Singapore's national flower is an orchid, an indigenous hybrid that was discovered in 1893. It didn't receive its national recognition until 1981, when it was chosen amongst 30 other orchid contenders. Vanda Miss Joaquim is its name, a cross between Vanda hookeriana and Vanda teres. It was selected because of its resilience and ability to bloom year-round, qualities the judges felt reflect Singapore's continual strive for progress and excellence in all aspects of life.
Singapore also has a National Orchid garden, with 60,000 plants comprising 400 species and over 2000 hybrids! I was infatuated with orchids before, but it wasn't until visiting this garden that I really got "orchidelirium"! Funny enough, in all the excitement I didn't even take a photo of Vanda Miss Joaquim. Following are a few of the shots I did take.
This Cattleya hybrid was probably one of the most spectacular orchids in the garden.
Epidendrum schomburgkii is the name of this firey species and its native range is in South America. I love the Epidendrum genus because the flowers look like small, animated bearded men!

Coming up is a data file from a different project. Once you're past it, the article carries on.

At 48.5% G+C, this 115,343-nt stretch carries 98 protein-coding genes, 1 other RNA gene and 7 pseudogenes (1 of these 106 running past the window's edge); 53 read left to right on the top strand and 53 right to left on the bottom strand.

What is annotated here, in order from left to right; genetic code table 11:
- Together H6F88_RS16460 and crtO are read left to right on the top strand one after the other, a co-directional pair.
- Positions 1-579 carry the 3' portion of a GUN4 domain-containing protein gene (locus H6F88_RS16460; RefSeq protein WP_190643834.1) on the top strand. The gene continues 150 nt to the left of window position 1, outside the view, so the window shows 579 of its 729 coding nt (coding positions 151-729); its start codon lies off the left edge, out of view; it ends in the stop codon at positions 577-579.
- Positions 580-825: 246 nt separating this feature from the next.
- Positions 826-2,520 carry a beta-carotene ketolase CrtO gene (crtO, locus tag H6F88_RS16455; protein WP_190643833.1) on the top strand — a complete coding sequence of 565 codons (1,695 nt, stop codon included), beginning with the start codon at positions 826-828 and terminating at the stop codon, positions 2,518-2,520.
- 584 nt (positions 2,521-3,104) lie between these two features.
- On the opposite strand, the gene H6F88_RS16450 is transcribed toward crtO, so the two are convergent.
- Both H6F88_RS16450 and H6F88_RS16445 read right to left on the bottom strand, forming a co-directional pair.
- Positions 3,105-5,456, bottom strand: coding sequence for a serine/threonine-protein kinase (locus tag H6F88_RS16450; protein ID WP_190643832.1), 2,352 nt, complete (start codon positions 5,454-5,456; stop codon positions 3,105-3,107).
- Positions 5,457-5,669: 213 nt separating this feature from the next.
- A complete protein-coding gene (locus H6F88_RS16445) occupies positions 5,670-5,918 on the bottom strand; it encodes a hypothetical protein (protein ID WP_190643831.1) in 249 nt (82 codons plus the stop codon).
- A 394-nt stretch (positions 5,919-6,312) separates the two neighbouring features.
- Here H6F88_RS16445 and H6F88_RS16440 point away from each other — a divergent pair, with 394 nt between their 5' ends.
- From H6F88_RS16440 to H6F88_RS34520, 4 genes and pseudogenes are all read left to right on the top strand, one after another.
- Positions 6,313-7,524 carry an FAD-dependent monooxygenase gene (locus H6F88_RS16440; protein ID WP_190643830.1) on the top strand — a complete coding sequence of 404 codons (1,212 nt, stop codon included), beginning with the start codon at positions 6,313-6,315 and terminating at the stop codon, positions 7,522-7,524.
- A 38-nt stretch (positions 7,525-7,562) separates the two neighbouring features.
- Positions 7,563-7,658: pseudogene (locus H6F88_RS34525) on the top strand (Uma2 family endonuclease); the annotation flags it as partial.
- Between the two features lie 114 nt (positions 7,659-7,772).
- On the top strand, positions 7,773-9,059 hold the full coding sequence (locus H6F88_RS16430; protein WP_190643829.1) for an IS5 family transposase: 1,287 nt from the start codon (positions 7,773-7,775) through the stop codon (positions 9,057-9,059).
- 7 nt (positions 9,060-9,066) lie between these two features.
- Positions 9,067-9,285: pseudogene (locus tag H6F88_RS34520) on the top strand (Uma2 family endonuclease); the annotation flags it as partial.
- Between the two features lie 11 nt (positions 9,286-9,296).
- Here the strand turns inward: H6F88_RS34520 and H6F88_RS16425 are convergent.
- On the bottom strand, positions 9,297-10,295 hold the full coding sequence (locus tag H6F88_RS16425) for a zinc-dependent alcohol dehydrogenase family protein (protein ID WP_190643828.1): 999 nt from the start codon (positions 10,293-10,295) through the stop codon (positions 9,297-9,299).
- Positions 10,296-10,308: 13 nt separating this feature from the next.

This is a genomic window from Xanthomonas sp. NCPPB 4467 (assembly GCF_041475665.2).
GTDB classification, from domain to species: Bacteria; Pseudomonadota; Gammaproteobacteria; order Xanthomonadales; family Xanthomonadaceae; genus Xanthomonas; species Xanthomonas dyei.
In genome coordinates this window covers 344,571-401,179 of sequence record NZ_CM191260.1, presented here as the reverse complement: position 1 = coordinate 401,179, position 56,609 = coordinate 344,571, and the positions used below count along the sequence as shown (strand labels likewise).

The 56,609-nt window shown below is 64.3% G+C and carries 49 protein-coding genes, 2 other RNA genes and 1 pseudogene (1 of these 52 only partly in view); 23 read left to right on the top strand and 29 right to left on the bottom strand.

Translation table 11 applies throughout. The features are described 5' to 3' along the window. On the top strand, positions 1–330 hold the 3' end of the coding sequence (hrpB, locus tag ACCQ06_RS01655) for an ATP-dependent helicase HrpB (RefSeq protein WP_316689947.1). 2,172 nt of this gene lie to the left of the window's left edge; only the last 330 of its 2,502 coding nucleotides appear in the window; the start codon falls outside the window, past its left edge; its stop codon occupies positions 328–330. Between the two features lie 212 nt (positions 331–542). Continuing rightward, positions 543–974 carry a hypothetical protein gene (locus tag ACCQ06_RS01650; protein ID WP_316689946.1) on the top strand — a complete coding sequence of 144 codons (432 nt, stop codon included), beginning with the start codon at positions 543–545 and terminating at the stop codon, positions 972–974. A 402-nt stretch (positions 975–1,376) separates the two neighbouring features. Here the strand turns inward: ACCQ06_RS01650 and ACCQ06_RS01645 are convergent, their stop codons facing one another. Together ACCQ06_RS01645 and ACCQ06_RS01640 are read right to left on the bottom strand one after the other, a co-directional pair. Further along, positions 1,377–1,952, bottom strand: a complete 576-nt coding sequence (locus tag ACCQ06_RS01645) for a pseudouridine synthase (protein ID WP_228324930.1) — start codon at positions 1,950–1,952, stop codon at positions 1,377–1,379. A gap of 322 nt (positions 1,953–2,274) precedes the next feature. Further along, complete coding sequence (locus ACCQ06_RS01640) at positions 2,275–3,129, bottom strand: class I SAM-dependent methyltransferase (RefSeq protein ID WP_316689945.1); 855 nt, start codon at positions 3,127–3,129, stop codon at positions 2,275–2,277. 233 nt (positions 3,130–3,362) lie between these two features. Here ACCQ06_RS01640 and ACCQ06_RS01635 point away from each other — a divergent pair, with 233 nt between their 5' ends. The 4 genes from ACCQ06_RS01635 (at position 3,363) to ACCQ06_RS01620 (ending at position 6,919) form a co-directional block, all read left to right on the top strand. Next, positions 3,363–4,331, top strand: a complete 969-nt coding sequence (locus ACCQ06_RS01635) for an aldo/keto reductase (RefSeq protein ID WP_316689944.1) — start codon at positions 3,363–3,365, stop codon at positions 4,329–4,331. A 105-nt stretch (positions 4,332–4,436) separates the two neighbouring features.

Cymbidium sinense is a scented, robust species that has been highly prized and cultivated in China and Japan for centuries. Its distribution is from Bangladesh through China, northern Thailand, Myanmar and the Ryukyu Islands.
The Vanda genus is one of the most popular in horticultural practices, and has been successfully crossed with several other genera. Here is an example - an Ascocendra (or Ascda.), a hybrid between Vanda and Ascocentrum.